His tweet about the Engine Indi­ca­tor Crew Alert Sys­tem, or EICAS, was a ref­er­ence to research he’d done years ago on vul­ner­a­bil­i­ties in inflight info­tain­ment networks—vulnerabilities that could allow an attacker to access cabin con­trols and deploy a plane’s oxy­gen masks.

When Roberts landed in Syra­cuse, he was met by two FBI agents and two Syra­cuse police offi­cers who seized his com­puter and other elec­tron­ics and detained him for an inter­ro­ga­tion that lasted sev­eral hours. When Roberts attempted to board another United flight to San Fran­cisco days later, he was barred by the air­line and had to book a flight with Southwest.

Although Roberts says he did not explore the United net­works dur­ing his flight to Syra­cuse, he had pre­vi­ously admit­ted to the FBI months ear­lier dur­ing a sep­a­rate inter­view that in past flights he had indeed explored onboard net­works of planes while he was inflight.

Fol­low­ing his inter­ro­ga­tion in Syra­cuse, the FBI and TSA issued a warn­ing to all air­lines [78] to be on the look­out for pas­sen­gers attempt­ing to hack into onboard net­works through Wi-Fi or the media sys­tems below air­plane seats.

6. Yes, fly­ing the friendly skies just got friend­lier for air­line IT secu­rity experts. Unless, of course, those air­line secu­rity experts jok­ingly tweet about how they might shut the oxy­gen off and then tell the feds about how they’ve pre­vi­ously taken con­trol of planes via the enter­tain­ment sys­tems: [23]

“Feds Say That Banned Researcher Com­man­deered a Plane” by Kim Zetter; Wired [23]; 5/15/2015.

A secu­rity researcher kicked off a United Air­lines flight last month after tweet­ing about secu­rity vul­ner­a­bil­i­ties in its sys­tem had pre­vi­ously taken con­trol of an air­plane and caused it to briefly fly side­ways, accord­ing to an appli­ca­tion for a search war­rant filed by an FBI agent.

Chris Roberts, a secu­rity researcher with One World Labs, told the FBI agent dur­ing an inter­view in Feb­ru­ary that he had hacked the in-flight enter­tain­ment sys­tem, or IFE, on an air­plane and over­wrote code on the plane’s Thrust Man­age­ment Com­puter while aboard the flight. He was able to issue a climb com­mand and make the plane briefly change course, the doc­u­ment states.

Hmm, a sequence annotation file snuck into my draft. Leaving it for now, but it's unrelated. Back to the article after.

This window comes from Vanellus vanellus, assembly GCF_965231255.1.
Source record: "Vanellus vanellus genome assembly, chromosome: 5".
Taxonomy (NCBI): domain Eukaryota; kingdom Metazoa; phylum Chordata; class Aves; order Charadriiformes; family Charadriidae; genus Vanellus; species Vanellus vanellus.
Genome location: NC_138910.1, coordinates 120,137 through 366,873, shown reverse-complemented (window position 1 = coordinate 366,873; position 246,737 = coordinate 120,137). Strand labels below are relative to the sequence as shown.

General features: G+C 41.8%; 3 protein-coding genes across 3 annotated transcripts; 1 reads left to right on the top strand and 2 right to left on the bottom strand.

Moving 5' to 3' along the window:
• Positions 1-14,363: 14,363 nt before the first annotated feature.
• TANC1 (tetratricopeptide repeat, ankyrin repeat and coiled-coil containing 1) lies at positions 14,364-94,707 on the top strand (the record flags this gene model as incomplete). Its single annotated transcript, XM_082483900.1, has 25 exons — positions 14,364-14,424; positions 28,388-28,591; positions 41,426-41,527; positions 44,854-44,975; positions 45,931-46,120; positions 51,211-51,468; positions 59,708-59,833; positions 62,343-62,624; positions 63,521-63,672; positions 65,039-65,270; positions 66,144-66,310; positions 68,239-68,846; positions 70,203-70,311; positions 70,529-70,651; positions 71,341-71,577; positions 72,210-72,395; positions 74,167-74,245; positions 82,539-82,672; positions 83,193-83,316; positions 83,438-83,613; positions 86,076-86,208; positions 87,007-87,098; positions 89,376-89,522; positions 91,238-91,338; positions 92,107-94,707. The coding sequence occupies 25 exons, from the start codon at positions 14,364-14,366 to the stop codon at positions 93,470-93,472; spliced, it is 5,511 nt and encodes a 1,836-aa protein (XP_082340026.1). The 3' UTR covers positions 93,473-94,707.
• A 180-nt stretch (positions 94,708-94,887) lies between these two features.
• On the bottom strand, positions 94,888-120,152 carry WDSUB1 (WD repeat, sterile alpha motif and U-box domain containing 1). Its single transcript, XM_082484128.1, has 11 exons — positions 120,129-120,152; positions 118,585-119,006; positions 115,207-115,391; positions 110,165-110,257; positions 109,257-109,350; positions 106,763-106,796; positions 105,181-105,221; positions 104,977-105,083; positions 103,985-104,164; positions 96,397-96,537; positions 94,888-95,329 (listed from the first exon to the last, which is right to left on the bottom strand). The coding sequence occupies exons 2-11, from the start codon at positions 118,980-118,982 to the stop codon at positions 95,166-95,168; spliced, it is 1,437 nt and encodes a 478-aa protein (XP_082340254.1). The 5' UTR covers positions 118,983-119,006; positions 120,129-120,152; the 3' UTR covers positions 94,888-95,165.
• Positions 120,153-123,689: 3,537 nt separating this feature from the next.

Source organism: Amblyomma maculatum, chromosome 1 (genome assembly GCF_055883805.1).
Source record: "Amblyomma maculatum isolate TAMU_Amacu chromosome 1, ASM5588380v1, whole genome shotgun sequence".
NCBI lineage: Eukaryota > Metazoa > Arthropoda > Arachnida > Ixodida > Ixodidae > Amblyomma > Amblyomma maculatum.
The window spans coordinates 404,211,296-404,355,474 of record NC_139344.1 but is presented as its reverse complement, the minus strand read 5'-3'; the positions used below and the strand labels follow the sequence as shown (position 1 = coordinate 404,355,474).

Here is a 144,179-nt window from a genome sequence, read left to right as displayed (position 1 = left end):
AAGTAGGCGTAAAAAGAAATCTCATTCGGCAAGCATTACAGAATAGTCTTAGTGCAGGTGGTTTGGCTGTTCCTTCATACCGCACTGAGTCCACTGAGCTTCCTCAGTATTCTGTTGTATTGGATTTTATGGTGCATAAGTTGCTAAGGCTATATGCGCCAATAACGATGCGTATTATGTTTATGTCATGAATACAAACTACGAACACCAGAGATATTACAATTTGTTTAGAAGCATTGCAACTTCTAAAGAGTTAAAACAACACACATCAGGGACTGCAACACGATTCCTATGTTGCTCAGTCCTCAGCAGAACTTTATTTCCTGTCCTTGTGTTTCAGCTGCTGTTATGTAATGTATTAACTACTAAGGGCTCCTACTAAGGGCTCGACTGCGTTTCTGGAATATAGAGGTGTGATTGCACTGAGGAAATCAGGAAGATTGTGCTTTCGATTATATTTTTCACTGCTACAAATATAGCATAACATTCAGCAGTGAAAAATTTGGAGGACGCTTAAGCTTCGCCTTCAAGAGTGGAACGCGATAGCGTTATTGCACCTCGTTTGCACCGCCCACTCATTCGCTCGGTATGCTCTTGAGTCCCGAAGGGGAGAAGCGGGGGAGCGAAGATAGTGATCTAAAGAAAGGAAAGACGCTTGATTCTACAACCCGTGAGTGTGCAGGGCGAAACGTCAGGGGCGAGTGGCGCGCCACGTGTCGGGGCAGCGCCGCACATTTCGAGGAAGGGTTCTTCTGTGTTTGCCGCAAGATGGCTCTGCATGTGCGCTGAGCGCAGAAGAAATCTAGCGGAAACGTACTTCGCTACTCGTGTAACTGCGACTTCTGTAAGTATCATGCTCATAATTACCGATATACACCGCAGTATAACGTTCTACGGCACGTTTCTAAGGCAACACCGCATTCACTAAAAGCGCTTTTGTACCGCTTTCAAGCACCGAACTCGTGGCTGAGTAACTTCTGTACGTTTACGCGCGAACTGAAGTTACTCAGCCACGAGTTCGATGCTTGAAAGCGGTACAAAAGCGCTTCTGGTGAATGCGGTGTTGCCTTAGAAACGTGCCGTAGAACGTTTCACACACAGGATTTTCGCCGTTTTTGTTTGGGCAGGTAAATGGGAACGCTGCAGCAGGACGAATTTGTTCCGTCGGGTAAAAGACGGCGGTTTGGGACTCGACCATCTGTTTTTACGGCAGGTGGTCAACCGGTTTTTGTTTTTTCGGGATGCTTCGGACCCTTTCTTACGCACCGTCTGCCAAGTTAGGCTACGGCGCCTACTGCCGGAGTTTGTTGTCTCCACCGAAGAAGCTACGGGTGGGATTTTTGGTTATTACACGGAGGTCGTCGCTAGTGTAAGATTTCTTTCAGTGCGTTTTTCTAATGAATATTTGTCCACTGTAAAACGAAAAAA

“He stated that he thereby caused one of the air­plane engines to climb result­ing in a lat­eral or side­ways move­ment of the plane dur­ing one of these flights,” FBI Spe­cial Agent Mark Hur­ley wrote in his war­rant appli­ca­tion [79] (.pdf). “He also stated that he used Vor­tex soft­ware after comprising/exploiting or ‘hack­ing’ the airplane’s net­works. He used the soft­ware to mon­i­tor traf­fic from the cock­pit system.”

Hur­ley filed the search war­rant appli­ca­tion last month after Roberts was removed from a United Air­lines flight from Chicago to Syra­cuse, New York, because he pub­lished a face­tious tweet sug­gest­ing he might hack into the plane’s net­work. Upon land­ing in Syra­cuse, two FBI agents and two local police offi­cers escorted him from the plane and inter­ro­gated him for sev­eral hours. They also seized two lap­top com­put­ers and sev­eral hard dri­ves and USB sticks. Although the agents did not have a war­rant when they seized the devices, they told Roberts a war­rant was pending.

A media out­let in Canada obtained the appli­ca­tion for the war­rant today and pub­lished it online [80].

The infor­ma­tion out­lined in the war­rant appli­ca­tion reveals a far more seri­ous sit­u­a­tion than Roberts has pre­vi­ously disclosed.

Roberts had pre­vi­ously told WIRED that he caused a plane to climb dur­ing a sim­u­lated test on a vir­tual envi­ron­ment he and a col­league cre­ated, but he insisted then that he had not inter­fered with the oper­a­tion of a plane while in flight.

He told WIRED that he did access in-flight net­works about 15 times dur­ing var­i­ous flights but had not done any­thing beyond explore the net­works and observe data traf­fic cross­ing them. Accord­ing to the FBI affi­davit, how­ever, when he men­tioned this to agents last Feb­ru­ary he told them that he also had briefly com­man­deered a plane dur­ing one of those flights.

He told the FBI that the period in which he accessed the in-flight net­works more than a dozen times occurred between 2011 and 2014. The affi­davit, how­ever, does not indi­cate exactly which flight he allegedly caused to turn to fly to the side.

He obtained phys­i­cal access to the net­works through the Seat Elec­tronic Box, or SEB. These are installed two to a row, on each side of the aisle under pas­sen­ger seats, on cer­tain planes. After remov­ing the cover to the SEB by “wig­gling and Squeez­ing the box,” Roberts told agents he attached a Cat6 eth­er­net cable, with a mod­i­fied con­nec­tor, to the box and to his lap­top and then used default IDs and pass­words to gain access to the inflight enter­tain­ment sys­tem. Once on that net­work, he was able to gain access to other sys­tems on the planes.